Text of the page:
Used to be we put a token in the turnstile everytime we wanted to ride (there were no transfers from bus to subway, or vice-versa.) Then came the metrocard, just a fancy blue-and-yellow piece of plastic which did the same thing, essentially, as the token, but didn't feel as good in your hand. The MTA resisted offering unlimited rides cards, saying they would be too costly. But shamed by Jim Dwyer, then at the New York Daily News, who exposed the MTA's secret surplus, and Gene Russianoff, then, as now, at the Straphangers Campaign, the MTA (pushed by Republican Governor George Pataki, getting ready to seek re-election) caved, and offered unlimited ride cards.
As it happened, ridership boomed. The MTA did well. Subway trains were on the upswing, Crime went down, stations got spiffy new makeovers. But government funding was drying up, congestion pricing tanked, bridge tolls didn't pass muster with the legislature, the real estate market collapsed. Borrowing that had masked government cuts spurred a big rise in debt service. Transit funding in New York City, and everywhere, entered a long, dark, endless tunnel.
The MTA faced an $800 million deficit, more than the budgets of most U.S. transit systems.
This week, it was leaked that the MTA will likely limit it's unlimited ride cards to 90 rides a month, when it unveils it's fare hike plans Wednesday. Also gone, as WNYC's Matthew Schuerman reports, the one day unlimited ride pass, now $7.
At the MTA, the fun is over.
(Andrea Bernstein, Transportation Nation) With some fanfare, Ford CEO Alan Mulally traveled to New York City’s Rockefeller Center to unveil a new a more fuel efficient version of its popular Explorer SUV in 2011. The Explorer was the top selling vehicle in the US for much of the 1990’s. But fuel efficiency, it turns out, can be a relative term, and the new, fuel-efficient Ford is well below the Obama Administration's standards for light trucks to achieve 2016.
Bridge goes under a bridge. (Willis Avenue, under the Manhattan)
(Stephen Nessen, WNYC) To make everything less disruptive, the New York City DOT says, it had a new Willis Avenue Bridge built upstate, floated it down the Hudson, and had it make a brief stay in Bayonne, NJ, before floating it up the East River this morning. Rubbernecking abounded. See the slide show, here.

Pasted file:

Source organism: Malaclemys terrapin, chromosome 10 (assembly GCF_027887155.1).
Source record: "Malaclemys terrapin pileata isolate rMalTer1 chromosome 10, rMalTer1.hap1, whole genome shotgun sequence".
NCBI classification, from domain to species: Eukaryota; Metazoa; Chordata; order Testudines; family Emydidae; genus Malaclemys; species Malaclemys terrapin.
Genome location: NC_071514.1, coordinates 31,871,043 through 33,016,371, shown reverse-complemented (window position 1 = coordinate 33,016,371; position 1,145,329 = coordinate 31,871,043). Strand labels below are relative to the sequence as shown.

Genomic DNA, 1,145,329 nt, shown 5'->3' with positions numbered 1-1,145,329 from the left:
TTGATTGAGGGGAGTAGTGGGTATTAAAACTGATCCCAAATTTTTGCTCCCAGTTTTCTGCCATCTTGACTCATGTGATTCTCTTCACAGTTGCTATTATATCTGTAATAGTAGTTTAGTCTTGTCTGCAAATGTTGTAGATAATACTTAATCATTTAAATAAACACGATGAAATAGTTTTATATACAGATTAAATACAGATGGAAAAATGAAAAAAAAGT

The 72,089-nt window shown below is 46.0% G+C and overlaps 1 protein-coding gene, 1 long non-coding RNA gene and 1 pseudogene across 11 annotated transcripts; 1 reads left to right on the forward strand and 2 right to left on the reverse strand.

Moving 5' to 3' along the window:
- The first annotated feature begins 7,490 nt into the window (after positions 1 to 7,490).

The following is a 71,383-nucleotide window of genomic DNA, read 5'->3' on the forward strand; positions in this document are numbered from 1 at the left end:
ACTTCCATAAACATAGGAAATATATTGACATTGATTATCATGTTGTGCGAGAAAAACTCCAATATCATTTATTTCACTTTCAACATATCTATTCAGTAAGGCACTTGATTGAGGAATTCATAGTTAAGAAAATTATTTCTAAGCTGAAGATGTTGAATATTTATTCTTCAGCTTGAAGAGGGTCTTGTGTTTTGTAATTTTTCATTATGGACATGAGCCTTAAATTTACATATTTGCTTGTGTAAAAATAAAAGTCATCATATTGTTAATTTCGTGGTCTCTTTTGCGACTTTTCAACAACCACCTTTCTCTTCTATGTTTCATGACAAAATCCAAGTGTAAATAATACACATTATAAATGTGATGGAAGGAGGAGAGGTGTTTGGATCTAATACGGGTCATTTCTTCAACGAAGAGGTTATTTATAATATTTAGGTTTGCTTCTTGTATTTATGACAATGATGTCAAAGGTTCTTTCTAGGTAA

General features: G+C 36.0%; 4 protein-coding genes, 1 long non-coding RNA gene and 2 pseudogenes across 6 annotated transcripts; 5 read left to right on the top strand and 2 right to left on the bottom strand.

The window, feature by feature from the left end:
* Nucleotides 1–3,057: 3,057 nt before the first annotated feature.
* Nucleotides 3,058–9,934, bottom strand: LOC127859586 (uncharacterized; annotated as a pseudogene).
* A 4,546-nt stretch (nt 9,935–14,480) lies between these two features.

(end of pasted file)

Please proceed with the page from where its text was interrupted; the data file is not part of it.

"As a man who has spent well over half of his life in a wheelchair with a permanent spinal cord injury, I can say that my feelings about this landmark law have generally been negative" writes Takeaway host John Hockenberry in that program's blog. But on the 20th anniversary of the measure designed to make transit, public accommodations, and buildings more accessible, Hockenberry decides to come to the celebration anyway.
"So call me a grump. Call me late to the party. I have to say that after 2 decades, it’s 'Happy Birthday, ADA,' from this beneficiary. There’s a long way to go, but in my rear view mirror I can see how far we’ve come.
Full blog entry here.
Takeaway segment here.
(Todd Zwillich, Transportation Nation) Now that carbon caps or any other direct curbs on greenhouse gases appear dead in the Senate, at least for now, it seems like a good time to ask: How did one of President Barack Obama's key domestic initiatives fall apart?
The political press is rife with stories looking at the demise of a global warming policy as part of an energy bill slated to hit the Senate floor this week. But for the Senate the bottom line seems to be this: You just don't try to pass big, controversial, economy-changing legislation so close to an election. Not if you're serious about passing it, that is.
(There are dissenters to this view. On WNYC's Brian Lehrer show July 23, New York Congressman Anthony Weiner argued pretty strongly that Senator Reid was cowardly not to try-- and that a public debate might have helped Reid accrue a few more votes.)
But Senate Majority Leader Harry Reid (D-Nev.) said it plainly last week. He just didn't have the 60 votes needed to pass an energy bill that included a cap-and-trade system for limiting carbon emissions. That stayed true even when Democrats tried to take the edge off by narrowing the plan to apply to utilities alone, an idea many of the utilities themselves supported. Why not?
(Andrea Bernstein, Transportation Nation) Brooklyn and Queens Congressman Anthony Weiner says he doubts climate change legislation will be passed in this Congress. His remarks on the Brian Lehrer show come on the heels of Senator Harry Reid's announcement that the U.S. Senate won't take up legislation that would put a price on carbon emissions anytime soon.
Last summer, the House, after much sturm-and-drang, narrowly passed sweeping climate change legislation to limit CO2 emissions. But the Senate bill has gotten narrower and narrower, until Reid announced a very limited set of reforms yesterday.
Weiner's told WNYC's Brian Lehrer show that he's skeptical that Democrats will be able to get energy legislation passed before the mid term elections.
(Andrea Bernstein, Transportation Nation) And that's an improvement. In a report released to Congress today, the GAO says "one in four bridges in the United States is either structurally deficient and in need of repair, or functionally obsolete and is not adequate for today's traffic." Turns out that's better than it was twelve years ago, but the GAO is decrying the lack of comprehensive information on state and local bridge spending. The GAO says that makes it impossible to measure whether federal bridge spending is effective, and whether localities are using federal funds to supplant spending they would have made anyway.